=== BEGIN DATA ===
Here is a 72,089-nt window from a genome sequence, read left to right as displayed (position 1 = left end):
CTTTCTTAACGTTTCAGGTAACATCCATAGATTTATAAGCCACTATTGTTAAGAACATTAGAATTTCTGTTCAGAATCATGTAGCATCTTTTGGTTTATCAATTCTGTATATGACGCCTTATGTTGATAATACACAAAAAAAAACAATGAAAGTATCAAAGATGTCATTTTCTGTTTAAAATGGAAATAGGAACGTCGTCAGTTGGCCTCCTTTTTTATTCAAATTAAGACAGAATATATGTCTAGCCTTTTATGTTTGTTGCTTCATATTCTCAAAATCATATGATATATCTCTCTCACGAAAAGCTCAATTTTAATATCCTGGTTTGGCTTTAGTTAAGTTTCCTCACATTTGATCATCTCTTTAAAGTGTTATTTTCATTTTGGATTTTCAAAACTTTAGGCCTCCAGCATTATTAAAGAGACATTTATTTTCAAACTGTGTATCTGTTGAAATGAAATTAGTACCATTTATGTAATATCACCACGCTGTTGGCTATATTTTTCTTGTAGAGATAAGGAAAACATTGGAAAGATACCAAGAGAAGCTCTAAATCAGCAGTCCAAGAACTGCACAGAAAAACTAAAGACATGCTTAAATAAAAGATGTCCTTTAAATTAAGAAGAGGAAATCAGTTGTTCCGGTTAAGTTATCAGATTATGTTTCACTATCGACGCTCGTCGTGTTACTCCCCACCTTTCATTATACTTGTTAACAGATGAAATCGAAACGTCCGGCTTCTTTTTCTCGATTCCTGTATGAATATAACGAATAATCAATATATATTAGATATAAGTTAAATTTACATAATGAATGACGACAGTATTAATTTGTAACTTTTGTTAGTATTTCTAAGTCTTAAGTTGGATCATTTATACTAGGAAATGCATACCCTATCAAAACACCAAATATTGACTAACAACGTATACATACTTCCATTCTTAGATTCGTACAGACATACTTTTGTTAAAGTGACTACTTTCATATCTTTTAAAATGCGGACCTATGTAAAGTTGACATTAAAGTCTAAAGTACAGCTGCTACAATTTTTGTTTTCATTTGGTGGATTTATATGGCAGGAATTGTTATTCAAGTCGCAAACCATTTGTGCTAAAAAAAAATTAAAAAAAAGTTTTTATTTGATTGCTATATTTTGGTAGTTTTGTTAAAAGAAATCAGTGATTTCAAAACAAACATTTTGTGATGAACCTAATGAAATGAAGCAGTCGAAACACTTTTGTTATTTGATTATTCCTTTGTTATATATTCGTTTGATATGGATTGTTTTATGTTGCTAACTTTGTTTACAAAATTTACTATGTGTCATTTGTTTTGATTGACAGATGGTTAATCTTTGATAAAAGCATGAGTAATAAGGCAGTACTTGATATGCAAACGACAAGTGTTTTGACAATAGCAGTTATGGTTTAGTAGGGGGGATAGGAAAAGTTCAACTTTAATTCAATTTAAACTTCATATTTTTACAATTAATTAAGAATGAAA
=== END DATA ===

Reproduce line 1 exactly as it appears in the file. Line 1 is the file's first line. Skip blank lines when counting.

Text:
Here is a 72,089-nt window from a genome sequence, read left to right as displayed (position 1 = left end):